I would have to second Palarran, post #8 - - common sense says if you give somebody money
in anticipation of buying
something and getting delivery
later (exactly what department stores in the USA do with holiday "law-aways") you do not own anything but a receipt for your "deposit."
The boat was and is still owned by the company up until you take possession of the clear Title/certificate of ownership
. So what are your saving? You don't own anything.
When you do take ownership
(possession of a clear title) then and only then you have "purchased" the boat. But now the boat is a "used boat" so the taxes
, whatever the local laws require, may be less than on a "new purchase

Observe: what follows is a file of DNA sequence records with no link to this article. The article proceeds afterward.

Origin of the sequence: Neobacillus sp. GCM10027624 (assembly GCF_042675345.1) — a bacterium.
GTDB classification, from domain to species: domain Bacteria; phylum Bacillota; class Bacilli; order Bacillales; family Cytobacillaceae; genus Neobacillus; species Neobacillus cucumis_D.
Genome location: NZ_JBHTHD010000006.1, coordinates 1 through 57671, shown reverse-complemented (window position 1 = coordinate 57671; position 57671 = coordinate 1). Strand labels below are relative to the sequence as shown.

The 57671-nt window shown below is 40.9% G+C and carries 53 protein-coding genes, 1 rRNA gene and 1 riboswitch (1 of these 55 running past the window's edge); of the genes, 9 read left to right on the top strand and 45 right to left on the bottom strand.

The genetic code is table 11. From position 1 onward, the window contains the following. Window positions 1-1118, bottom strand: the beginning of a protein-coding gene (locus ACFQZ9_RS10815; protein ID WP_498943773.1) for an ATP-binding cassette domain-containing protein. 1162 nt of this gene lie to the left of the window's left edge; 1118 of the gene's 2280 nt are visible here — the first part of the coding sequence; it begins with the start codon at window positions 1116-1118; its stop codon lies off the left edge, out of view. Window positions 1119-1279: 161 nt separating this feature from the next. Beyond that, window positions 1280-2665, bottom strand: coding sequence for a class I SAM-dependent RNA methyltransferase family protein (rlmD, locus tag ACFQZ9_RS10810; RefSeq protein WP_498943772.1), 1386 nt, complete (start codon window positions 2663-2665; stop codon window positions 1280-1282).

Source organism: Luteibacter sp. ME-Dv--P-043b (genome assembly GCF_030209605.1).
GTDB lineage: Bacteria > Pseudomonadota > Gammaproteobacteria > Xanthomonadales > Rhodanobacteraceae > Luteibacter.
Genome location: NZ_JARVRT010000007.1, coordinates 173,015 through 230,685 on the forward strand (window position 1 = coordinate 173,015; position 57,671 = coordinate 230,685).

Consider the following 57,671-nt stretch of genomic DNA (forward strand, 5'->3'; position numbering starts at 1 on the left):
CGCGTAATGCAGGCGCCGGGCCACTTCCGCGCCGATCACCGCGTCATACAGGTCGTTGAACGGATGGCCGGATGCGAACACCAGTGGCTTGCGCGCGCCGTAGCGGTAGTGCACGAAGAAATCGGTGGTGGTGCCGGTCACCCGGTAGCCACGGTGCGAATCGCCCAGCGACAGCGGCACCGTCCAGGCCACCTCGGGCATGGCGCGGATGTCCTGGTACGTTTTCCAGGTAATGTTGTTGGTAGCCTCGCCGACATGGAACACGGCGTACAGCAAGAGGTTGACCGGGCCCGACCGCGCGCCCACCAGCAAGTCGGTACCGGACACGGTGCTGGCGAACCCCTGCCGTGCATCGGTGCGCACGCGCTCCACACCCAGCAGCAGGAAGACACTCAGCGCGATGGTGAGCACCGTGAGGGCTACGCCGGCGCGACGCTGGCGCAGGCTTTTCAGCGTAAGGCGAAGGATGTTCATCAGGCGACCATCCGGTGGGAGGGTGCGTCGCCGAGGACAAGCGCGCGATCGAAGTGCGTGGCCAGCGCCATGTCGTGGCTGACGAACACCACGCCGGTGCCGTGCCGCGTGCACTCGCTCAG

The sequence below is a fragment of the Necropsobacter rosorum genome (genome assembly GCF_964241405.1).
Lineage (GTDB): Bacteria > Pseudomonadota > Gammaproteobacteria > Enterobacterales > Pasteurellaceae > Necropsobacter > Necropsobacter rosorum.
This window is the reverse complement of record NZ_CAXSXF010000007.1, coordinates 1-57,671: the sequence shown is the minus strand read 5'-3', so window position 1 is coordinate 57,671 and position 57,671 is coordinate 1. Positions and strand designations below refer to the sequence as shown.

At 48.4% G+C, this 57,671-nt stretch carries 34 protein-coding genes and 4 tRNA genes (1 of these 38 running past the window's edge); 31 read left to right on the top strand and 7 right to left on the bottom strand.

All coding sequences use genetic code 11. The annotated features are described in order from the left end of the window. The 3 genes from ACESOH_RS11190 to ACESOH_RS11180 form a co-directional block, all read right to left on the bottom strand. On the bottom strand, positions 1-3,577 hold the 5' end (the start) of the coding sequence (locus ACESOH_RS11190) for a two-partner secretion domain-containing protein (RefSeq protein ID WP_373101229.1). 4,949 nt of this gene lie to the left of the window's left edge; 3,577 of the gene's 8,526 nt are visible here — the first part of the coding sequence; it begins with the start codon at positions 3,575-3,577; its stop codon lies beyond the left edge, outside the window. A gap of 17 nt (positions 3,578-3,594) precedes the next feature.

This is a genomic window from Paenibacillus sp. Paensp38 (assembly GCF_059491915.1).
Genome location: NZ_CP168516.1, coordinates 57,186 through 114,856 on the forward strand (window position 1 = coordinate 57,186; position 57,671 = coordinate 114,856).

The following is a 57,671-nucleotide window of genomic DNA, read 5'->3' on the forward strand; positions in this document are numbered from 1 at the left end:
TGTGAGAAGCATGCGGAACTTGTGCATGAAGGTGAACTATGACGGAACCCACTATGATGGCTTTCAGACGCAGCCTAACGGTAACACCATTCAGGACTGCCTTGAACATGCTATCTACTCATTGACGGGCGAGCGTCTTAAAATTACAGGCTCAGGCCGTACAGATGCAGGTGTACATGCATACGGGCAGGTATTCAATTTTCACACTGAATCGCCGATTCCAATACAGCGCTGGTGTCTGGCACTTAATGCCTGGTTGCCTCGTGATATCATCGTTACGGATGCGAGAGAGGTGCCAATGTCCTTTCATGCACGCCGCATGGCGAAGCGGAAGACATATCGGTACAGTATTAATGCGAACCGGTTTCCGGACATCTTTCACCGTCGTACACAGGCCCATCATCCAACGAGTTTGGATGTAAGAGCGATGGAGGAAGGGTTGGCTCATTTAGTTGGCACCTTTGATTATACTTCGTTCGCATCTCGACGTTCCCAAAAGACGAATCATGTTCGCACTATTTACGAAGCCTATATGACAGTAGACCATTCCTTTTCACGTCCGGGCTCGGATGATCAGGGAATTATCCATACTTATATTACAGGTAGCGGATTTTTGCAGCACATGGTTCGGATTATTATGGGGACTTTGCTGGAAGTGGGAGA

Looking at it another way, you seem to be suggesting that between the start of the "deal" and your taking ownership, you are "renting/leasing " the boat when you use it. And over the interim years your rent is being "applied" as credit to the "new boat cost" and at the end of the agreement you end up buying
a "used" boat.
This appears to be identical to the world's airline companies use of what is called "lease-back." The airline company buys a new airliner, sells it (or an older paid-off aircraft that they already own) to a aircraft leasing company, and then rents it back on lease
. The corporation's "lease payments" are deductible whereas outright purchases are treated less advantageously tax-wise.